I once knew a lady who was cured twice in one week from bipolar disorder. She had been diagnosed for about 15 years. She went into a hospital that had a psychiatrist there who really didn’t much believe in bipolar. After talking to her for about 30 minutes he told her not to worry she was not bipolar. She was discharged a couple days later and went to see her regular psychiatrist who thought a lot of people were bipolar and just didn’t know it. Her told her not to worry. She was still bipolar. By the end of the week she was back in crisis and back in the hospital. When the hospital psychiatrist saw her he said, “I am so sorry things are so hard. At least we know you are not bipolar. Let’s try to figure out what is really going on….”
Back in the 1920’s social psychology fell in love with instincts. Everything we did we did because we had an instinct to do it. Finally someone realized that explaining anything by the name we gave it was really not an explanation. Saying that people had an instinct to do something and that the proof they had an instinct to do it was that they did was circular reasoning and made no sense.
In almost a hundred years we have made some progress. We have moved from instincts to diagnoses. We still believe what we call things explains it. We have just found new names to call it. The proof of bipolar is that you do bipolar things and how could you do bipolar things if you did not have bipolar.
We are in love with things and we believe anything that happens is because some-thing made it happen. We give a pattern a name and then believe that pattern happened because of the name we gave it. It is called reification and in assessing other people psychiatrists would call it a cognitive distortion but it is central to the way many people make sense of psychiatric stuff. In order to understand yourself you need to know what you “have.” This simple notion drives much of the discussion about mental health reform currently going on in this country. Mental illness is something you “have.” We can diagnose what you have and provide effective treatment for it. But some people because what they have has damaged their brains can’t realize they have what they have. For their own good we must force them to accept the treatment they need.
This is far from a merely academic point.
Are psychiatric diagnoses real things? They are certainly not real like chairs or birds but are they real in any other way? Is there a definable concrete something that results in this-thing called bipolar? If you are nothing but a pool ball, something whose path is caused by the impact of some real thing, have we found the cue ball? Is the life we lead nothing but a symptom of some something we somehow “have?”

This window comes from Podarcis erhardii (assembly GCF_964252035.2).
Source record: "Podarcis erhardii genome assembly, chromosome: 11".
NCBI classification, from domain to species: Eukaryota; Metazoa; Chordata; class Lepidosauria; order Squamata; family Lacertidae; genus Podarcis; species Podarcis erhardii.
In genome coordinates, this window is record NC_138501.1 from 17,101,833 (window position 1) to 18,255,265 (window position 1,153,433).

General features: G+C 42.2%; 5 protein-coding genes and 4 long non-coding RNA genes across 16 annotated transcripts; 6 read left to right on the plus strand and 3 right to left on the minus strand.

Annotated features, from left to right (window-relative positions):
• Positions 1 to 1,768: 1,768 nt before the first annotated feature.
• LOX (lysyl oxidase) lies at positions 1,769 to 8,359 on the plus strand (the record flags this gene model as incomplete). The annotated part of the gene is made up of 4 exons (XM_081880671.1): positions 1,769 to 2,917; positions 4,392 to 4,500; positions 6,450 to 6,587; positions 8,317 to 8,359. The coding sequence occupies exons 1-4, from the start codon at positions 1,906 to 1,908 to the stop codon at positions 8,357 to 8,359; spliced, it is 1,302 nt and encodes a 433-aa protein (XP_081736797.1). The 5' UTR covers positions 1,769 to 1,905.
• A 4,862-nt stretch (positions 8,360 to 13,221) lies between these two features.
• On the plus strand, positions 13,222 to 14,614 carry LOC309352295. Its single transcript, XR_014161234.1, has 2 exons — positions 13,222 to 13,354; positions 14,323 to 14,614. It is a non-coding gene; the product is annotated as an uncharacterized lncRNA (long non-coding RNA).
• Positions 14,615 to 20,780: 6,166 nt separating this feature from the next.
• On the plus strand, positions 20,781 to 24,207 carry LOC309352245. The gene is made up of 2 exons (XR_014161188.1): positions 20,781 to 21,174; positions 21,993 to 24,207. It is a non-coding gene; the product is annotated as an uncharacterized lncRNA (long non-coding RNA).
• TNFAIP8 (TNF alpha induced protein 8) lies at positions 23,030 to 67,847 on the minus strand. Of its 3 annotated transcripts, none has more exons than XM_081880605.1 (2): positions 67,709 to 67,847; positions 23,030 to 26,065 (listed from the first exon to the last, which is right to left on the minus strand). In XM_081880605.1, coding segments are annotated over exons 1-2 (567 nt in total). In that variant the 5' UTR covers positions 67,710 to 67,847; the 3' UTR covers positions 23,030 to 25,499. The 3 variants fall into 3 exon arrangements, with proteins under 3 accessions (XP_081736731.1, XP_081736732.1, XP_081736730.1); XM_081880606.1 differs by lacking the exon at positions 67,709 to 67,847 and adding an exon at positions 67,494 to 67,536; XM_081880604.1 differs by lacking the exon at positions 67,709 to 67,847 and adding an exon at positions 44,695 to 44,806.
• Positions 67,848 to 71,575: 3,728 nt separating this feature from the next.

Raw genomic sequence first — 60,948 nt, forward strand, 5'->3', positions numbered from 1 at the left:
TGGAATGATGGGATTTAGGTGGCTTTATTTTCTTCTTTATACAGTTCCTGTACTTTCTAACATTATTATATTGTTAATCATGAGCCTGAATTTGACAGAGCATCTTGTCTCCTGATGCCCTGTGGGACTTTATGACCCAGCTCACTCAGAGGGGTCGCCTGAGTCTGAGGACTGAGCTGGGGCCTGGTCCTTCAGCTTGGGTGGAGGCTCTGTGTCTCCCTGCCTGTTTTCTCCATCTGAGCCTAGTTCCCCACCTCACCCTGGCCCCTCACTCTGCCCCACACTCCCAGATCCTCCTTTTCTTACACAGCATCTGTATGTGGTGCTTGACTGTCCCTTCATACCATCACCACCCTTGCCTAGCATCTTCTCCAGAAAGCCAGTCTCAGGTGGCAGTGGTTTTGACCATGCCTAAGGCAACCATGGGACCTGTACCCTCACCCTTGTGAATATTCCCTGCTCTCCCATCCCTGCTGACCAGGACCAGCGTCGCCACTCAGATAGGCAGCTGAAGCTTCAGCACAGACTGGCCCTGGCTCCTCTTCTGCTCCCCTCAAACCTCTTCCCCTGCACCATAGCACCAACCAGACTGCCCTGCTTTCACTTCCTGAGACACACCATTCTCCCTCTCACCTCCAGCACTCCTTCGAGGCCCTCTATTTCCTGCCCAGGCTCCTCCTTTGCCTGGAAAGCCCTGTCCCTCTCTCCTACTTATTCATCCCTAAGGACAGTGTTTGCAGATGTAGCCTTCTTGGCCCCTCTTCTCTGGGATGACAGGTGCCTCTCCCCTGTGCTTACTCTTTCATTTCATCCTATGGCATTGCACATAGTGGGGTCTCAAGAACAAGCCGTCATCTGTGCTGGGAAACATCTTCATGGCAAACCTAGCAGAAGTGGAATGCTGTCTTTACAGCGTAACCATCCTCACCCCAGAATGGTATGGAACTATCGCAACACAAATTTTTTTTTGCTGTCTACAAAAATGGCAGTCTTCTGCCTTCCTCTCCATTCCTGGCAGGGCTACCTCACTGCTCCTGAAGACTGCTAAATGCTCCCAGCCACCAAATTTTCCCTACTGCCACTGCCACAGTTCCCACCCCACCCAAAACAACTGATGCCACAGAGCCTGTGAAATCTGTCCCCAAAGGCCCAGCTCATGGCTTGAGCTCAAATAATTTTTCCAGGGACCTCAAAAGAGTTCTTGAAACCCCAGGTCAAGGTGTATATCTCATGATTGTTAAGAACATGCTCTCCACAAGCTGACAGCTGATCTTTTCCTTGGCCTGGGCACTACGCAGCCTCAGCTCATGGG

I wonder how many psychiatrists even believe this.
A couple of years ago Gary Greenberg wrote this about the new DSM…
“But if you ask any of them (and I have) about the DSM diagnoses and criteria…he or she will tell you they are only “fictive placeholders” or “useful constructs” the best the profession can do with the knowledge at hand…They are fully aware, in other words, that their opportunity to name and describe in psychiatric terms suffering far exceeds their knowledge.”
What he is saying is that the question of whether or not diagnoses are real things is not even a real question. Most psychiatrists know this. They know psychiatric diagnoses are not discovered. They are constructed.
A diagnosis is a way to group symptoms that is either useful or not. At best it is a description. It helps or it doesn’t. All diagnoses are subtractions. They are what you take away from a wider experience. They are what you say matters. Either it helps you to see clearer by focusing your attention or it leaves you blind by leaving out things that matter.
It gets murkier. If giving something a name makes it a real thing then everything that has the same name is the same thing. Names give identity. But people with the same diagnosis are often as different as they are similar. And sometimes the differences are as important, if not more so, than the similarities. There is no reason that I know to assume bipolar or schizophrenia or anything else is simply one thing other than that was what the people that vote voted for it to be. Things that look alike are not necessarily the same thing. People who in some way share the same characteristics are not the same people. This is one time where keeping it simple makes it stupid.
Psychiatrists may or may not know that diagnoses are convenient fictions. If so they don’t share it with many other people. It is hard to say that your special knowledge is neither special or knowledge. It is hard to say that the thing that gives you leverage, the thing that defines your niche, your territory primarily exists primarily to tell people they should listen to you, that you have an essential expertise. I wonder though if that is not the primary function of psychiatric diagnosis.
There is a lot riding on acting like mental illness is something we have discovered rather than something we have constructed to try to understand very real problems. A lot of power, a lot of position, a lot of money is riding on it. A lot of common language and everyday culture is tied up in describing people as “crazy.”
I am not saying psychiatry cannot be useful. I have known people who found it very useful. I am saying given what we know right now it cannot be true and that when it’s truth is accepted as an article of faith it has an incredible ability to do real harm.
Psychiatry does not lend itself to humility. It seems largely allergic to the notion that what it doesn’t know is as important as what it does know.
Until it does it will for many be a scary and threatening thing. If Rep Murphy had his way it would be an unquestionable authority and that would be the largest terror of all.